Everyone is doing their best, all the time.
Everyone is doing their best. Seriously? Do I really believe that? Is this a huge joke? Are you laughing hilariously?
How can I say that when a quick look around readily identifies people who are abusing their bodies with food, tobacco, and sedentary habits? Let alone those who are abusing children and spouses behind closed doors. And what about those who max out credit cards with impulse purchases, or those who show up late for work routinely and then wonder why they’re let go?
Do I really believe these people are doing their best?
I do, and here’s why.
I don’t intentionally do stupid things. Yet I do stupid things. I make poor choices that, at the time, seem like great choices—the operative words are “at the time”. Sure, someone observing my choice(s) may have (more than once) told me that I was making a bad mistake. But you know how much we listen to others, especially when we’re young and full of life and superiority.
I maintain that no one intentionally chooses to do something that is not in their best interests; at the time, each person’s choice seems a perfectly logical, “good” choice.
Making Good Choices
As with most thinking human beings over the age of thirty or so, I look back at decisions and choices that I’ve made, cringing with the knowledge that I should have known better. But I didn’t. At the time, I was doing my very best. Thinking my clearest thoughts, weighing my options with clarity and maturity, being sure I was doing the right thing. Or just jumping ahead fueled by the drives of youth.
We all are doing our very best at each moment of time. It may not be the very best we can ever do. It may not be the best for the version of us five years in the future, but it is the best now. What’s the point?
When we forget that everyone is doing their best, even when we know we’re comparing them to some standard of human perfection seldom achieved, we miss much of what life has to offer, namely:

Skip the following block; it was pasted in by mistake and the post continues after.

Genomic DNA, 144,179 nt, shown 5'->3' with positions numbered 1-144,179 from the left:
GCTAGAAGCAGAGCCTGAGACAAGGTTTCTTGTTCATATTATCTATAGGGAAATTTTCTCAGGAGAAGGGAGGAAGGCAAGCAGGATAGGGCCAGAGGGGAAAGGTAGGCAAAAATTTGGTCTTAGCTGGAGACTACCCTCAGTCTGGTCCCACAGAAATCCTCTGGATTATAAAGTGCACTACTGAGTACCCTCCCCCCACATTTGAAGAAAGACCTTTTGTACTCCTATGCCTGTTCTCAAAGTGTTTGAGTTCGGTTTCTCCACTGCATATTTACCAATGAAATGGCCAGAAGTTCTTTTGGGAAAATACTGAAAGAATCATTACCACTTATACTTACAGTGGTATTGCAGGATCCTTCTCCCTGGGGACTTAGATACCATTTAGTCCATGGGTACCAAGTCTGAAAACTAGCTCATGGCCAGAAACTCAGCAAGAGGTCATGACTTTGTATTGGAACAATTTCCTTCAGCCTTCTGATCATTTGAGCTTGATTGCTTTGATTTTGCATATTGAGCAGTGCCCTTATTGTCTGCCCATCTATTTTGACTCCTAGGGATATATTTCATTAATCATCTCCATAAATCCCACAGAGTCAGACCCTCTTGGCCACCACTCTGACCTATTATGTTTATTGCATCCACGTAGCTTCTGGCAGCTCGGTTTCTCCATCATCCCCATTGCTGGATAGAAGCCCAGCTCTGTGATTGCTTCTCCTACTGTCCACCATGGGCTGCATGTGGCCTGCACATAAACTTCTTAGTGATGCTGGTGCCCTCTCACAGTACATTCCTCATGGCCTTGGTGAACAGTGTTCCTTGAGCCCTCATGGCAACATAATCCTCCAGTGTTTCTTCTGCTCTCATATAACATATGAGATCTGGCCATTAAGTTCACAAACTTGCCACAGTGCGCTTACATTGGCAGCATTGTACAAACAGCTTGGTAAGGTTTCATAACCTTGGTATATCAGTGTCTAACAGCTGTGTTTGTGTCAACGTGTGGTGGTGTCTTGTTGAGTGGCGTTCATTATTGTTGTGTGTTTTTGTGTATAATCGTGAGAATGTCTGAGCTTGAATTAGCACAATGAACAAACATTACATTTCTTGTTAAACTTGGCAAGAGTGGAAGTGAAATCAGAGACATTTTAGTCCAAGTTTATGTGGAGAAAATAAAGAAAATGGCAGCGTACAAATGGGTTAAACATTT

Life is good, life is bountiful, life is easier when I practice the qualities of compassion, tolerance, understanding, and unconditional love. Sitting in judgment of others brings forth into my life a different, self-diminishing set of qualities:
Being judgmental of others is not only a waste of time, it’s a zero-sum game which makes life more difficult and undermines the natural loving state of our souls.
I can be as judgmental as the next person, perhaps even more so. It’s so easy to observe the choices another person makes and see clearly that the result they’re going to experience isn’t going to be a good one. Labeling the person as stupid, immature, ignorant, or mentally deficient diminishes that person in our eyes. Perhaps that’s why we do it, to feel superior.
The irony of judgmental behavior is that it does as much or more harm to the judge as the person being judged. Being judgmental makes life hard, so much harder than it needs to be, or was intended to be. Being compassionate, tolerant, and understanding, on the other hand, frees us to align with our soul’s intention—unconditional love.
Even though I may feel somewhat superior when pronouncing my judgments, even if only to myself, the irony of this is that I’m making my own life harder than need be. Life is tough enough without complicating it by installing ourselves as judge and jury over the worth of others. Once I define another person with a label I’m bound up by the need to continue to justify it.
So in addition to the normal efforts of my own life, I am now obligated to continually observe and re-assess another person’s life. I’m faced with filtering what I see by the label I’ve assigned to reinforce my superior judgment. And then I expend even more effort when I feel it necessary to flaunt my superior judgments to my friends, hoping they’ll agree with me.
Be Compassionate and Life is Easier
Coming to recognize the futility of judgmental behavior has made my life easier. It allows me to practice unconditional love, which is a blessing I encourage you to experience. Thinking of another person with unconditionally loving thoughts frees me of the bonds tying me to another person’s behavior. I no longer have to expend the energy to monitor, assess, and confirm earlier judgments. I can observe, recognize the person is struggling, but unless I am asked to help, or feel obliged by my relationship to offer assistance, I can simply observe from a backdrop of unconditional love.
Laughing Face image courtesy Flikr user usb